Metabolic problems: Metabolic conditions such as mitochondrial disease and dysfunction and abnormalities in cerebral folate metabolism may affect a substantial number of children with ASD, while other metabolic conditions that have been associated with ASD such as disorders of creatine, cholesterol, pyridoxine, biotin, carnitine, γ-aminobutyric acid, purine, pyrimidine, and amino acid metabolism and urea cycle disorders have also been associated with ASD without the prevalence clearly known. Interestingly, all of these metabolic conditions have been associated with epilepsy in children with ASD. The identification and treatment of these disorders could improve the underlying metabolic derangements and potentially improve behavior and seizure frequency and/or severity in these individuals.
Immune Dysregulation: Some children in autism have immune dysregulation that causes recurrent infections, chronic inflammation and autoimmune reactions. There are skewed immunoglobulin patterns with raised IGE and IGG4 and IGG2 with reduced IGA, IGM and other IGGs. There is also an imbalance between antibody mediated response (Th2), which is increased and cellular mediated response (Th1), which is reduced. This results in less protection against germs and increased allergies and autoimmune reactions.
2. Environmental Factors that interact with the underlying defects
EMF- Electromagnetic Fields from electronic gadgets like mobile phones and television.
Diet: Genes use food to repair and develop the cells and tissues. Vitamins and Minerals form important coenzymes for crucial reactions in the body. Children with autism have very poor eating patterns because of poor appetite, food fetish, sensory issues, reduced or faulty absorption and eating contaminated foods. Various nutritional deficiencies can cause effects like zinc deficiency that can cause poor appetite and eczema, iron deficiency that can cause restlessness and inattention.
Food allergies can cause leaky gut. Casein and Gluten are long peptides that are not completely digested and thus form opiate like substances that fogs the brain
Toxins: Many children with autism have challenged detoxification capacity. Thus heavy metals like mercury (found in dental fillings and seafood), plastics containing BPA and many environmental toxins are harmful and propagate the disease.
Oxidative Stress: Oxygen is essential to life but produces harmful byproducts as it works in the body. These are free radicals called Reactive Oxygen Species or ROS which can damage the cells and are normally removed by antioxidants. Oxidative stress is caused by factors like air pollution, radiation, UV light, inflammation etc. With reduced formation of Glutathione (antioxidant) and reduced intake of external antioxidants like Vitamin C and Selenium children with autism suffer cellular and DNA damage.
Infections: In the presence of the immune dysregulation, infections can cause damage. Viruses in particular can cause neuroinflammation in the brain. Bacterial infections often are treated by antibiotics that damage the normal essential gut flora that are important in immune functioning, producing vitamins and preventing leaky gut.
EMF- Electromagnetic Fields from electronic gadgets like mobile phones and television: Effects of EMF/RFR exposure affects nervous system electrical activity, and these in turn generate the set of behaviors seen in autism. These behaviors may emerge from alterations of electrophysiological oscillatory synchronization and EMF/RFR could contribute to these by de-tuning the organism. EMF/RFR effects can occur within minutes (Blank, 2009) and may, in part, explain clinical reports of ‘intermittent autism’ – for example, some children with mitochondrial disease who have ups and downs of their bioenergetics status ‘have autism’ on their bad days but don’t display autistic features on their good days. ADHD and sleep problems have also been linked to EMF. The American Academy of Paediatrics recommends that children below age 2 years should not be exposed to these gadgets.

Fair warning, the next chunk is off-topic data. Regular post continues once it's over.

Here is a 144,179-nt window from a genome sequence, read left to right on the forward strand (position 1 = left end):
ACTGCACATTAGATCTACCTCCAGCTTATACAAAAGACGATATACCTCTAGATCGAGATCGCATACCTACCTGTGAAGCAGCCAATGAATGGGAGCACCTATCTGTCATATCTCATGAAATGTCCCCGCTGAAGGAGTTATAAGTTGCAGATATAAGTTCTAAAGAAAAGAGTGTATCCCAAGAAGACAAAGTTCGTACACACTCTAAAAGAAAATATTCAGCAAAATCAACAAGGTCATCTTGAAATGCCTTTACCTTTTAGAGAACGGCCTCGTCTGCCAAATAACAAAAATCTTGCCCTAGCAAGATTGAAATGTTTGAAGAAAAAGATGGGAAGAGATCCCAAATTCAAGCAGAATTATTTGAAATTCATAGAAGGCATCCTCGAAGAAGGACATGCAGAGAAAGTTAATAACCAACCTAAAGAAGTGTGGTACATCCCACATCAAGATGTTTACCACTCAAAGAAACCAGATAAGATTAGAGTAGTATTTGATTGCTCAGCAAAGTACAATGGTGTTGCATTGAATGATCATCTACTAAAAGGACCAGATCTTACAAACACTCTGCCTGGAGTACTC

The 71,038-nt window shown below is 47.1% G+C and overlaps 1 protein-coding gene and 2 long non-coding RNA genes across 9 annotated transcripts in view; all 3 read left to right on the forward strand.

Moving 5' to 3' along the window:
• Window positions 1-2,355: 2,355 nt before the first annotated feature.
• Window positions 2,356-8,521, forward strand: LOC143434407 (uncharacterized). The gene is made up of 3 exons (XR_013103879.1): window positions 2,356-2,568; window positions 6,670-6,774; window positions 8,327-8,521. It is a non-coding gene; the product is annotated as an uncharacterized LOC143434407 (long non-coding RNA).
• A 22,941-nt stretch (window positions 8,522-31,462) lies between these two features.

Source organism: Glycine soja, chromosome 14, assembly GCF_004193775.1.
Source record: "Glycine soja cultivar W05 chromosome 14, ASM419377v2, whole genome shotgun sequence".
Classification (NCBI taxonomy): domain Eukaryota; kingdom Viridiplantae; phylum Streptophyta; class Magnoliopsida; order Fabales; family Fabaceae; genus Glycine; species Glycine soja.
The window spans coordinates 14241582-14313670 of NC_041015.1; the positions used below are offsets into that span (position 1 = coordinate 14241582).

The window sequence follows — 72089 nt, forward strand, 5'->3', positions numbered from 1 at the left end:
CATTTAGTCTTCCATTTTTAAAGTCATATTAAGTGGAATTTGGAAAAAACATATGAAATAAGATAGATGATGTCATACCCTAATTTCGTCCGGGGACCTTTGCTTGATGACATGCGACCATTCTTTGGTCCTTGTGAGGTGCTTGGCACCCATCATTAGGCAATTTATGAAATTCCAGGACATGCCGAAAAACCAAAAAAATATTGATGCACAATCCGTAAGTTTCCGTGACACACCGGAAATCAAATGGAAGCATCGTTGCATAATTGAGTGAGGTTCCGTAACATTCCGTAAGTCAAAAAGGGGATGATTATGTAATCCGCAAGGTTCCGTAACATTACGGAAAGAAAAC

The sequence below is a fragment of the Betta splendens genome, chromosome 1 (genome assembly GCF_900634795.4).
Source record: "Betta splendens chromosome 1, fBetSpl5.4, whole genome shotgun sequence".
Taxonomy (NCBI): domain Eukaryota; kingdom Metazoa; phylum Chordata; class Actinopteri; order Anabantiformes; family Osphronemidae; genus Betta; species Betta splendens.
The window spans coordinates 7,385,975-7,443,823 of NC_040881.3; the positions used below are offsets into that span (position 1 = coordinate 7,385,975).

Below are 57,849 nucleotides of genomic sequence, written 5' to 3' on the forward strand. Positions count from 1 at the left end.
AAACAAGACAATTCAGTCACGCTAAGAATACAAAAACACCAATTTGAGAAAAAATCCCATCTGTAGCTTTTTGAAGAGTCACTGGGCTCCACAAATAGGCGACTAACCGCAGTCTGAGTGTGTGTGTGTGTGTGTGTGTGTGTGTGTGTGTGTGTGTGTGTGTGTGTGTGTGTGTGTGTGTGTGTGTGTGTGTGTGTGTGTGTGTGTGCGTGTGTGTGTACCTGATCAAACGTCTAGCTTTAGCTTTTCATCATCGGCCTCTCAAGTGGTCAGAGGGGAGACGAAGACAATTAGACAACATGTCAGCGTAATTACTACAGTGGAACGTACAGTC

3. Different Biomedical Treatments
The main philosophy of Biomedical treatment are the following:
Avoid what harms
casein, gluten, additives, soya, phenols
Give what heals
Essential Fatty Acids
Treat Underlying problems
Correcting Nutritional Deficiencies
Omega Fatty Acids
Essential Amino Acids
Providing a good diet
Treating the gut
Treating the leaky gut
Treating dysbiosis that is the imbalance of normal gut flora
Treating reflux and enterocolitis
Preventing oxidative stress
Supporting the Detoxification Pathway
Treating the immune dysregulation and inflammation
Immune system support
Removing Immune triggers
Breaking the inflammatory cycle
1. Improving Diet
A balanced diet rich in vegetables, fruits, and protein is important to help provide those key nutrients. Avoid “junk food” – cookies, fried chips and add 5 portions of vegetables and fruits . Greatly reduce or avoid added sugar (soda, candy etc). Avoid artificial colours, artificial flavors, and preservatives.
Many children with autism have food allergies, due to abnormalities in their digestive and or immune systems. If food is not fully digested into individual sugars, amino acids, etc. Then the partly digested food can pass from the gastrointestinal tract into the bloodstream, especially if the child has a “leaky gut” due to inflammation. .The immune system recognizes those foods as foreign, and may launch an immune response to those foods, resulting in an allergic response. Identify and avoid these foods.